Last post I explored the meaning of Blended Learning and decided that the definition needs to be fluid if we want to encourage instructors to move towards a blended approach - http://ryanbanow.blogspot.ca/2012/06/call-for-fluid-definition-of-blended.html. Another term I have been wanting to explore is "Just-in-Time Teaching" (JiTT).
The best definition I found for JiTT is from the Just-in-Time Teaching Digital Library at http://184.108.40.206/jitt/what.html. G. Novak defines JiTT as:
a teaching and learning strategy based on the interaction between web-based study assignments and an active learner classroom. Students respond electronically to carefully constructed web-based assignments which are due shortly before class, and the instructor reads the student submissions "just-in-time" to adjust the classroom lesson to suit the students' needs. Thus, the heart of JiTT is the "feedback loop" formed by the students' outside-of-class preparation that fundamentally affects what happens during the subsequent in-class time together.
I really like the idea behind this definition, but I recognize the struggles with implementing it. As teachers we love to have a lesson plan in place often well in advance, but JiTT forces us to think on the fly and design instruction at the last minute. The last minute is key to this method being effective because as the teacher you want to know exactly where the students are at when they enter your classroom. Using the web to collect this information helps quickly collate the data from everyone rather than just from the few students who will speak up in class. I think this data would be best kept anonymous.
How do you motivate the students to complete the questions if the data is anonymous? Student motivation would be a major stumbling block to putting JiTT into practice. Unfortunately, many students want to only do work that is for credit. I think the way that we get around this issue, is by making sure that the activities we have the students complete are meaningful and important for their learning. There may not be a score or number attached to it, but if students can clearly see how important completing these web-based questions are in the actual lesson planning, then they will be more inclined to do it. Therefore, the ball is back in the instructor's court. If you are asking students to do these questions, then you need to actually use the data and not just present the same old lecture.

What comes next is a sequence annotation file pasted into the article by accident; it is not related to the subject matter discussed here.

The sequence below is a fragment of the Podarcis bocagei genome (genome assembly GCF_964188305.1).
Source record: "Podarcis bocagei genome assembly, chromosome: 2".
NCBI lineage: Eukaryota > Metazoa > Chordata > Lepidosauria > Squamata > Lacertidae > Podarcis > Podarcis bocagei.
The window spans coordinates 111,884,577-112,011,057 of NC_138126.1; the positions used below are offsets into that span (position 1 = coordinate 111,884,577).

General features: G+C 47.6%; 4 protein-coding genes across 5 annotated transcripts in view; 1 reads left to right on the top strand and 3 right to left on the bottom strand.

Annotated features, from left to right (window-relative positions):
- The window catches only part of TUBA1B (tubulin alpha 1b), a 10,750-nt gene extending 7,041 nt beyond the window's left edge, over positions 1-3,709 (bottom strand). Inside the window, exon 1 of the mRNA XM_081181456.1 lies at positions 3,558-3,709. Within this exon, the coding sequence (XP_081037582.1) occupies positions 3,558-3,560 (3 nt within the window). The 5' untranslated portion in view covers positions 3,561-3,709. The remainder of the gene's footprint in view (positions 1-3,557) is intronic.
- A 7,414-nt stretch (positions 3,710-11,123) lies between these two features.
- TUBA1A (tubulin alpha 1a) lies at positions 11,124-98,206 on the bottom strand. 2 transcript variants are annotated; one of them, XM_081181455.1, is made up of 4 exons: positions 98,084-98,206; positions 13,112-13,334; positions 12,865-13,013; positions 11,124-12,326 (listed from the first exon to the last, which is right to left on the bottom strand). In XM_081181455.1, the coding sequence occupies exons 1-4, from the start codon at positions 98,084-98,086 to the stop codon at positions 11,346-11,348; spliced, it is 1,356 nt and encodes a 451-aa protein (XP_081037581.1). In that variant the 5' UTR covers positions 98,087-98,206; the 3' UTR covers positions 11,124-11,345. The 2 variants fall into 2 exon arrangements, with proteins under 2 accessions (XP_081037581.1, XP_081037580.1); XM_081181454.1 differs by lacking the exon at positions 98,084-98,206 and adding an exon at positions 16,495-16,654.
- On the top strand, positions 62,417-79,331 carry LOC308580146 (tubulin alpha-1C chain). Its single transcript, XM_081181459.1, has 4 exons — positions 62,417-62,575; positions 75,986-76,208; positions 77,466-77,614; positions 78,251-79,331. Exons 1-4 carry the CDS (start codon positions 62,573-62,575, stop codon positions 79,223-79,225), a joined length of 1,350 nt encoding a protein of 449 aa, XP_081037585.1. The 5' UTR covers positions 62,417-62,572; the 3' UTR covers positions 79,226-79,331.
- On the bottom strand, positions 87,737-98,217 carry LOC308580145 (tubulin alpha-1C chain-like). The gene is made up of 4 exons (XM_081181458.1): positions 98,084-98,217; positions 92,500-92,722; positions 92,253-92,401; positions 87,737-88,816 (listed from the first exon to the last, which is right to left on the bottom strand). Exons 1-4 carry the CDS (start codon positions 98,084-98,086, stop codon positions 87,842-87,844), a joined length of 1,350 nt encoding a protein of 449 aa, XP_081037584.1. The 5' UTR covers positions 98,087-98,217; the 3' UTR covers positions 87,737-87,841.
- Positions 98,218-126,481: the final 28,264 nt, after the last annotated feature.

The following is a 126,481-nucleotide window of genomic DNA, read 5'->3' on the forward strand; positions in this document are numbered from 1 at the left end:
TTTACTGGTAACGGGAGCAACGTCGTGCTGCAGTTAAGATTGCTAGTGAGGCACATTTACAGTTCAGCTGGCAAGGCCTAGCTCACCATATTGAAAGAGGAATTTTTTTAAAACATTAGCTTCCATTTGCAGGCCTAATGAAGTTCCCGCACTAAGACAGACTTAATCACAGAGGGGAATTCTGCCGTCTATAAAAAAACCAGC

Student response systems would be another example of an opportunity to use JiTT. Tools like SMART Response (http://smarttech.com/response) are becoming more and more popular these days, and we as educators need to meaningfully use the responses that these devices collect. This is hard to do! I have been having students answer multiple choice questions during my lessons through the use of response cards for the past few years, and it is great when you see that the entire class gets the question right, but what do you do when they all get it wrong? What about when only a handful of students get it right or wrong? This requires major flexibility as educators because you can never really predict the responses. You can't simply move on; it needs to shape your lesson going forward. You also need to ask questions that go deeper than just basic knowledge in order to find out if the students actually understand the content. These questions are hard to ask in a multiple choice format!
Here's a scary thought: When using JiTT, what do you do when the technology fails? As instructors we are depending on student responses to shape our lesson. What happens when the data doesn't show up?! Do we need a backup lesson in our pocket?
Thanks to Faron Hrynewich for bringing this to my attention in his post http://faronatetad.blogspot.ca/2012/05/mobile-learning-disuptive-innovation-or.html.
Thanks for reading! If you have ideas for different ways to implement JiTT or thoughts on this topic in general, please share them below.